Wednesday, April 7, 2010

Ultra Training

I meant to post this at the begining of April but due to computer problems it did not post.

March and April need to be a big months for me as far as miles go. The 24th or April is my first big race of the year the Trans Iowa VI. Work has made my training very sporadic with some long hours and business trips. The weather the last couple weeks has been great so when I was able to ride it was pretty enjoyable.

Weekly miles:

Feb 22 - 333
Mar 01 - 190 (In New York for work)
Mar 08 - 199 (injured shoulder)
Mar 15 - 316
Mar 22 - 190 (In Canada for work)
Mar 29 - 196 (12 hour days at work)

Currently there is no traveling or "special" project at work so the miles will level out around 300-350 per week.

Training for ultra-distance events can very daunting. As with training for any type of sporting activity the weeks prior to the event need to be focused to prepare yourself for the event. When I was racing criteriums and road races I would work on sprinting, hill climbing or short burst of 100 percent effort. When your event is 24-26 hours in length specific training can be pretty tough. Training for ultra-distance races also includes comfort on the bike, fueling, hydration and night riding. To get a good handle in these areas you have to do looooonnng rides. Ideally a long training ride would be 10-12 hours. My longest this year has only been 8 hours. I have quite a few 4-6 hour rides but they are not enough. I plan to get a 10 hour ride this weekend.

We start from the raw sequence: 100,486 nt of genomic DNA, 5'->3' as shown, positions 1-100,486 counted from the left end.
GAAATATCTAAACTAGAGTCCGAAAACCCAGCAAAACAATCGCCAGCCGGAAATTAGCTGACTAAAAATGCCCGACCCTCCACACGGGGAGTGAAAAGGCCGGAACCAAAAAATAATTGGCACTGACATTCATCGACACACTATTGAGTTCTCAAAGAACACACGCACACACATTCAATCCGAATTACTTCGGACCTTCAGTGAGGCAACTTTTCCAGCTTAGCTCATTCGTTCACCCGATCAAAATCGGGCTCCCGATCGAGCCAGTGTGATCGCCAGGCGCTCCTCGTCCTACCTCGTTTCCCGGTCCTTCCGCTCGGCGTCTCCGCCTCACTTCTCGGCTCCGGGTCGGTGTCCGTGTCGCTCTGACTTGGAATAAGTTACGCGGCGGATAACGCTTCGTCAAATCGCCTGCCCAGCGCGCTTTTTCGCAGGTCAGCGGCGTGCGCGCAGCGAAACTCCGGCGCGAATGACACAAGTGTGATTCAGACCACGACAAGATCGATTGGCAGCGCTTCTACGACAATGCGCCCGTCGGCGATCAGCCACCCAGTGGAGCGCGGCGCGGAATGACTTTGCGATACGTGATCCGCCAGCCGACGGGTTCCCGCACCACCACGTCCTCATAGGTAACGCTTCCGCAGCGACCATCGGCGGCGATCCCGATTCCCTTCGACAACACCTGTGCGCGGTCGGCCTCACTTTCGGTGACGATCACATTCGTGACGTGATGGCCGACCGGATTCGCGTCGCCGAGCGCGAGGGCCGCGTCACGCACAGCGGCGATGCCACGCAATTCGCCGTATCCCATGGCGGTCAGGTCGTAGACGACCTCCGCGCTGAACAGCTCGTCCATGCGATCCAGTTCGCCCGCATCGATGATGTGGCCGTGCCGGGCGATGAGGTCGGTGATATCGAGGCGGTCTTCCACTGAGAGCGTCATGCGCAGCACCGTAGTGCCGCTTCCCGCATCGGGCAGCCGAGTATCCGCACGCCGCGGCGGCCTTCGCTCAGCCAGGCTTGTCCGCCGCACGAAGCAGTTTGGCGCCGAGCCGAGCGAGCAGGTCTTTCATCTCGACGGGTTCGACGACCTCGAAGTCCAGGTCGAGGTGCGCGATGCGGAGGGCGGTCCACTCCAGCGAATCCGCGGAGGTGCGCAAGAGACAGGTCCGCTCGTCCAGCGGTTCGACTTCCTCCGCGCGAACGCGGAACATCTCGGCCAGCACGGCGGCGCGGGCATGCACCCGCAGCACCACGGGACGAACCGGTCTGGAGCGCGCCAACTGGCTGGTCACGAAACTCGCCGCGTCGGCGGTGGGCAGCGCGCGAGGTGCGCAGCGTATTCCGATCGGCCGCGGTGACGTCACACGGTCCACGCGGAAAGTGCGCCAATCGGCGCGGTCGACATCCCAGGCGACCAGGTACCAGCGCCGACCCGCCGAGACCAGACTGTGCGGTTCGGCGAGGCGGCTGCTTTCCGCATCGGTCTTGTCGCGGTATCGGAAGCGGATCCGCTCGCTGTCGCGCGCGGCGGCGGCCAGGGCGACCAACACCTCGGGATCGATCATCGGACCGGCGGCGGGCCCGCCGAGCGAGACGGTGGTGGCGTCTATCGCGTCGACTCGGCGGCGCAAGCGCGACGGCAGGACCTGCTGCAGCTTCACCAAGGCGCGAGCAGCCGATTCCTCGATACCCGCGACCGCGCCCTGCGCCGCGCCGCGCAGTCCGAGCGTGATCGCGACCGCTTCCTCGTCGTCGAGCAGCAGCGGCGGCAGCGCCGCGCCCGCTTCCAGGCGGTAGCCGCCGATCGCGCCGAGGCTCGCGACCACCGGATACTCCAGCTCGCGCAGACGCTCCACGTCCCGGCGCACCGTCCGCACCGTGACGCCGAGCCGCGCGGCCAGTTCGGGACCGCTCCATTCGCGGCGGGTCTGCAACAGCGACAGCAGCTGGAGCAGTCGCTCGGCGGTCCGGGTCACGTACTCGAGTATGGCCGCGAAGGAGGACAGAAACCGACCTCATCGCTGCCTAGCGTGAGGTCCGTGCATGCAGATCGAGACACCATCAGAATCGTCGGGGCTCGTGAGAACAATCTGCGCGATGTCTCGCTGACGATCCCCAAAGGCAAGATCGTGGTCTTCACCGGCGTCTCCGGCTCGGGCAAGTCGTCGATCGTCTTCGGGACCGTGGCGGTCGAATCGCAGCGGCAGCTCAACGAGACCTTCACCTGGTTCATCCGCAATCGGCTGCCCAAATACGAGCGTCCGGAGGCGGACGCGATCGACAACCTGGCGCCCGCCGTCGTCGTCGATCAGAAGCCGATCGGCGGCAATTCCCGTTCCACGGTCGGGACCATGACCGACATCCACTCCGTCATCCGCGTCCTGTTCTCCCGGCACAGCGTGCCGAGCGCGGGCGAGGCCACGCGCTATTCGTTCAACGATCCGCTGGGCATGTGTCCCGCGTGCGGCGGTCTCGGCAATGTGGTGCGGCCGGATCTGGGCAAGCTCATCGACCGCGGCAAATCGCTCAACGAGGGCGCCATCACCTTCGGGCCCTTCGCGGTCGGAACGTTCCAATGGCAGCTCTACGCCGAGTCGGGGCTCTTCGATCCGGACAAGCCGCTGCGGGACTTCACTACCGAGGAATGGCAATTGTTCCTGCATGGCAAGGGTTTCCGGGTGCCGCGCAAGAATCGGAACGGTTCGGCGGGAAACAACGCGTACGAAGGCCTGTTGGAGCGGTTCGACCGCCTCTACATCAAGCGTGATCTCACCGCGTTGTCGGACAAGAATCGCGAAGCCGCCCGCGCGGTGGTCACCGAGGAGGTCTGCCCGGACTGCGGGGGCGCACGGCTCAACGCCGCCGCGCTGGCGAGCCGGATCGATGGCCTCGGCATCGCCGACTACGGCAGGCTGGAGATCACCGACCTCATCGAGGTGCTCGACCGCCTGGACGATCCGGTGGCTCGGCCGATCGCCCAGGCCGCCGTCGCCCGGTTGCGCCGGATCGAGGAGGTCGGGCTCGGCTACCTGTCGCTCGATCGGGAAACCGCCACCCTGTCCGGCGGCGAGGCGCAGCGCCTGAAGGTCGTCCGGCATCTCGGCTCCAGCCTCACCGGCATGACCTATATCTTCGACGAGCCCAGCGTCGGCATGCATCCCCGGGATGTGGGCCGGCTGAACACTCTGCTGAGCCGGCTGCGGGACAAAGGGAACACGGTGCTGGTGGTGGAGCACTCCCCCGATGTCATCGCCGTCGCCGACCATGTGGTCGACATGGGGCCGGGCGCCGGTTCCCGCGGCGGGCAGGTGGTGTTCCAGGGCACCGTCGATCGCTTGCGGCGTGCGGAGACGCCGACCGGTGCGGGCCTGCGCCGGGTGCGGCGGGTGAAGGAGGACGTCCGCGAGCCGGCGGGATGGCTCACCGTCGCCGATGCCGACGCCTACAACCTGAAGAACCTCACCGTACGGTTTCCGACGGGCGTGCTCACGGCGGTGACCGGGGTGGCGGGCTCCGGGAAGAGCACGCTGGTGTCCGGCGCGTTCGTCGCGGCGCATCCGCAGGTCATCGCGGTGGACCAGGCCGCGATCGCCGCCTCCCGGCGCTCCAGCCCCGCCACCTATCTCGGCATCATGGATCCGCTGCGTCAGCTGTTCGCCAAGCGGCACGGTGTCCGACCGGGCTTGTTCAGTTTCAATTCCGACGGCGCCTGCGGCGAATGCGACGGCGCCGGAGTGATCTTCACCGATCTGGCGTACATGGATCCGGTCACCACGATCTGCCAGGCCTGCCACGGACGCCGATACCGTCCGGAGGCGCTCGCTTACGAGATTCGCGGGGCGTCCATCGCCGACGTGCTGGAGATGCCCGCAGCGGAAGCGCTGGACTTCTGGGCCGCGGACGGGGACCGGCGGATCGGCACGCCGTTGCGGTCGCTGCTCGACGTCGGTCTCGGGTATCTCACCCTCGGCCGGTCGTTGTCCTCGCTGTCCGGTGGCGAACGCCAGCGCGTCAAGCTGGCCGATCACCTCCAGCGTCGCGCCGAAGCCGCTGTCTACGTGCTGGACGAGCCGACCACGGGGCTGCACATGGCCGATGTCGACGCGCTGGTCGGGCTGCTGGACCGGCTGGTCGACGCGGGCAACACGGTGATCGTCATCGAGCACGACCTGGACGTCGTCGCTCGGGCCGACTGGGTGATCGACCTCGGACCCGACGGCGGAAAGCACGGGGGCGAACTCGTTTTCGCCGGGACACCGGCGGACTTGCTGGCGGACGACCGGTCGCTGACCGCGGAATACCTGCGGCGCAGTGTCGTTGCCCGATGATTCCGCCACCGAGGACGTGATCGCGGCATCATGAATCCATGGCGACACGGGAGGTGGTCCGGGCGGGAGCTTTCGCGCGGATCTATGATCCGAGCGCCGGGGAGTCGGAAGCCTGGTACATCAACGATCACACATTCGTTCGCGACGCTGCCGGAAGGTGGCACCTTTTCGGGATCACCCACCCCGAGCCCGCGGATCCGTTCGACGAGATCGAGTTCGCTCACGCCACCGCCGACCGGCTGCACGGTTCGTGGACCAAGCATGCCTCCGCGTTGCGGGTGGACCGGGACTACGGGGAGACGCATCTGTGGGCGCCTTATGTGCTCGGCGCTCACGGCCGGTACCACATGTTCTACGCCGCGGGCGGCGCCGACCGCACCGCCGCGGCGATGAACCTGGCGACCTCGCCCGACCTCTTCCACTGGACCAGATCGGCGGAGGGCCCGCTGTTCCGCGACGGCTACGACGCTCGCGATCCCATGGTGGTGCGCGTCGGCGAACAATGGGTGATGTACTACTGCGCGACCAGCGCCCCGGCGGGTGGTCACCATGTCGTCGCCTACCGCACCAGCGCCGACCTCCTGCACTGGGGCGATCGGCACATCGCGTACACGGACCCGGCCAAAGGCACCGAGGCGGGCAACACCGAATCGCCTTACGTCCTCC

Some of my miles have been on gravel with the cyclo-cross bike. Right now the roads are in pretty poor shape. There are sections that are like quick sand and are very difficult to keep a good speed or straight line. Hopefully some heavy rains will take care of the problem. Riding last Friday with a stiff cross wind on the gravel proved to be a bit of a challenge. Picture yourself riding down the road with a 20 mph cross wind. Your bike is leaning into the wind to compensate. The challenging part with the gravel is your wheels are basically sitting on ball bearings. If your center of gravity gets too far off you are laying in the road. When you hit the lose sections you need to be centered over the wheels but then the wind pushes you to the side of the road. During this ride I was actually looking forward to the head wind sections. Some of the aspects of gravel road riding that I love are low traffic, new roads and the new scenery. There are more miles of gravel roads in Muscatine county then paved roads. After 4 months of exploring them I still find new ones almost every time I ride. This picture is of a dirt road I found near the Cedar river off Independence avenue. My plans for the year are to keep riding the gravel once in a while just to keep from getting into a rut.

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